Create your business plan for the type of range you wish to open. There are two types of ranges, outdoor and indoor. Both have their own set of challenges and benefits. The type of range may also be affected by zoning requirements, since there are different requirements for each type.
Indoor Gun Ranges:
As the name suggests, indoor ranges are inside a building and can be built or located anywhere zoning laws allow. The benefits of indoor ranges are:
- Can be located near high traffic areas
- Facilitates lead maintenance
- Noise is easier to control
- Add a profit-enhancing pro shop
- Shooters can practice in any weather
Safety and Environmental Concerns with Indoor Ranges
When considering some safety and environmental concerns associated with gun ranges, indoor ranges offer a few advantages. Ranges are subject to many safety requirements, including noise pollution and safety, and it’s often easier for indoor ranges to meet these requirements as compared with outdoor ranges.
Noise within the range is still a risk to the health and safety of your customers and employees. To limit hearing damage, you can offer your customers the ability to rent gear to protect their ears. This rentable safety gear could be ear mufflers or earplugs, or even special hearing aids to block out the blast of firing a round.
Besides the safety of your customers, you have to consider the safety of those in the community. This is where noise pollution comes into play. Your range might be near apartment buildings or shopping centers, where people nearby aren’t shooting but are still affected by the noise. Depending on how close they are to the range, blasts from shooting could damage these individuals’ hearing. In addition, the ‘noise pollution’ of gunshots from the range may disturb people in their homes and cause them to complain.
An indoor range can contain most of the noise from shooting. The gun shot noise stays within the building, making noise safety for your customers and employees your only concern. Refer to the diagram below for information about safe sound levels:
Another safety issue is lead contamination. There are very strict guidelines from the EPA and OSHA regarding lead safety, which ranges must obey. Failure to comply can result in closure and fines. An indoor range offers more safety and is more environmentally friendly with regards to lead, because spent bullets stay inside the range and the indoor range has more options for containment of bullets and their lead dust. It’s easier to manage lead distribution in an indoor range as compared to outdoor gun ranges, especially when you use bullet traps.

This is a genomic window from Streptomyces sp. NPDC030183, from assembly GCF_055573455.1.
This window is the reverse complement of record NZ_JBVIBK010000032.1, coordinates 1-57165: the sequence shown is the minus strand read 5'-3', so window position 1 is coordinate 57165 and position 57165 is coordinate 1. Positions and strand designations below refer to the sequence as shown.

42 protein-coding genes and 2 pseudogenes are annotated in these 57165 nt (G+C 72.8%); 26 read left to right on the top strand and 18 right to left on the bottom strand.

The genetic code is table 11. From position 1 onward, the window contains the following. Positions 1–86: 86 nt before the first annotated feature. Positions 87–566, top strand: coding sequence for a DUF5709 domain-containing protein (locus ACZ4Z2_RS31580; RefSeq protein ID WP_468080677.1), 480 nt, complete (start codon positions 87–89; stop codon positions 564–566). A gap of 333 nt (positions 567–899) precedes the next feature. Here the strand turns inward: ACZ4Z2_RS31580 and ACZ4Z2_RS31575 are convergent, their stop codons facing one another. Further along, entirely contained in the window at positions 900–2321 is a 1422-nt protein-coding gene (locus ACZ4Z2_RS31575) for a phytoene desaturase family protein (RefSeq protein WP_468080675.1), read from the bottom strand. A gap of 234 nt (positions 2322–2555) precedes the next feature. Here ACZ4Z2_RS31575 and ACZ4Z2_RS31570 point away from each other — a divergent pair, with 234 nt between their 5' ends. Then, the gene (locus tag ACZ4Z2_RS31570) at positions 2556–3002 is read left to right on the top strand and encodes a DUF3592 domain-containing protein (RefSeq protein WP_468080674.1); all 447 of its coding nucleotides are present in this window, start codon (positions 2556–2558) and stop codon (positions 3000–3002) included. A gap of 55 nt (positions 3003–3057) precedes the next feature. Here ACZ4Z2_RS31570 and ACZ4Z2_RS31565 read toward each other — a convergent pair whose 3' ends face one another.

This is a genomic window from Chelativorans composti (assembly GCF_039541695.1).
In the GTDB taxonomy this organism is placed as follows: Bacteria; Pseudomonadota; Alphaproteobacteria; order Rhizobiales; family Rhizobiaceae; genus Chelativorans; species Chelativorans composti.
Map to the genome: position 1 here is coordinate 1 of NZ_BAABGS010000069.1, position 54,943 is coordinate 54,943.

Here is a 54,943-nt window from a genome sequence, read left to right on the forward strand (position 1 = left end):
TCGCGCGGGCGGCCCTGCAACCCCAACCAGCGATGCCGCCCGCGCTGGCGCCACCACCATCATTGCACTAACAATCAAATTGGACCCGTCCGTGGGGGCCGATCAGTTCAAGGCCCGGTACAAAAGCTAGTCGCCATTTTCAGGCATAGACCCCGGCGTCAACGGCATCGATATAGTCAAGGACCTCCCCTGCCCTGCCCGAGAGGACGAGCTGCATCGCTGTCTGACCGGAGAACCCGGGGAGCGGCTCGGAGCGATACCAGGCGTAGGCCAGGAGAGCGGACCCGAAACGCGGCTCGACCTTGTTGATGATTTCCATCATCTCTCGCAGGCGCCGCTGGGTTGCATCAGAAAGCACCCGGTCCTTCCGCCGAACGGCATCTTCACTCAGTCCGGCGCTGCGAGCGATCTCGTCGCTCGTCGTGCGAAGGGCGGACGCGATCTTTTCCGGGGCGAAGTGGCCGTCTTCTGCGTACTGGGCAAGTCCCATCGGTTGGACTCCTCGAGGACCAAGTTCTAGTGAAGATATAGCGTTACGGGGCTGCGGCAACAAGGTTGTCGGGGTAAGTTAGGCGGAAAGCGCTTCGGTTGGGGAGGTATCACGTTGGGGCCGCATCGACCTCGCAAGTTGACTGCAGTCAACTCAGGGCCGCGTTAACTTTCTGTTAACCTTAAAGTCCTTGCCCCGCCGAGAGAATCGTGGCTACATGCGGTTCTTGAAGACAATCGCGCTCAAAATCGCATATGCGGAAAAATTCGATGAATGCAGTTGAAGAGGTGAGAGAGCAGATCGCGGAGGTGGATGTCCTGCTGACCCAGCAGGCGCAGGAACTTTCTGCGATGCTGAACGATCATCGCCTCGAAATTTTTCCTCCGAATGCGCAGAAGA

The disadvantages to indoor ranges:
- Ventilation requirements
- Limited space
- Line shooting only (typically)
- Gun restrictions
- Zoning restrictions
Indoor ranges must have a high-quality HVAC system with air filters to keep shooters and employees safe. The system provides ventilation to keep the range from getting too smoky while the filter collects harmful lead particles and prevents them from escaping and contaminating the air. These systems are critical for preventing lead poisoning in shooters and employees.
Indoor range owners must also invest in noise reduction, since they are often located in the surrounding area of other businesses. Foam, sealants, special doors, and other applications lead to added construction costs.
Another issue with indoor ranges is space limitation. Shooters can only shoot at the line, unless the range has added costly indoor courses. Recreational indoor ranges aren’t suitable for field training for special forces or military personnel. Adding an indoor shooting course would drive up costs for a bigger building.
Due to space and closeness of other shooters on the line, there are gun restrictions. Shooters can typically only use pistols and single-shot firearms.
Outdoor Gun Ranges
Outdoor ranges can be set in a variety of open-air (covered or uncovered) natural setting, which some shooters prefer due to the more realistic setting and larger grounds. The benefits of outdoor ranges are:
- More mobility
- Multiple stations
- Realistic scenarios
- Reduced cost to build
Outdoor ranges provide more mobility than indoor ranges. Since the range isn’t contained to a single building, shooters can move more freely between different areas of the shooting course.